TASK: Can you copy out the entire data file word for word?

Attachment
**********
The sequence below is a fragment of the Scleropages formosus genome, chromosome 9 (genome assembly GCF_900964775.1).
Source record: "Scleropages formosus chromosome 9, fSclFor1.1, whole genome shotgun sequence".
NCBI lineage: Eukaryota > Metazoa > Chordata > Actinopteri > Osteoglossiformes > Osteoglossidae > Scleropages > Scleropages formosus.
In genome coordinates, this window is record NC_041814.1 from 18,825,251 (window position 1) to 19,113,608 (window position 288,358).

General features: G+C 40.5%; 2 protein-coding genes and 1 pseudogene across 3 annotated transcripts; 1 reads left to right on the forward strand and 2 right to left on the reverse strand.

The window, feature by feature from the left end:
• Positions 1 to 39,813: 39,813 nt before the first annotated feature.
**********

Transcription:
The sequence below is a fragment of the Scleropages formosus genome, chromosome 9 (genome assembly GCF_900964775.1).
Source record: "Scleropages formosus chromosome 9, fSclFor1.1, whole genome shotgun sequence".
NCBI lineage: Eukaryota > Metazoa > Chordata > Actinopteri > Osteoglossiformes > Osteoglossidae > Scleropages > Scleropages formosus.
In genome coordinates, this window is record NC_041814.1 from 18,825,251 (window position 1) to 19,113,608 (window position 288,358).

General features: G+C 40.5%; 2 protein-coding genes and 1 pseudogene across 3 annotated transcripts; 1 reads left to right on the forward strand and 2 right to left on the reverse strand.

The window, feature by feature from the left end:
• Positions 1 to 39,813: 39,813 nt before the first annotated feature.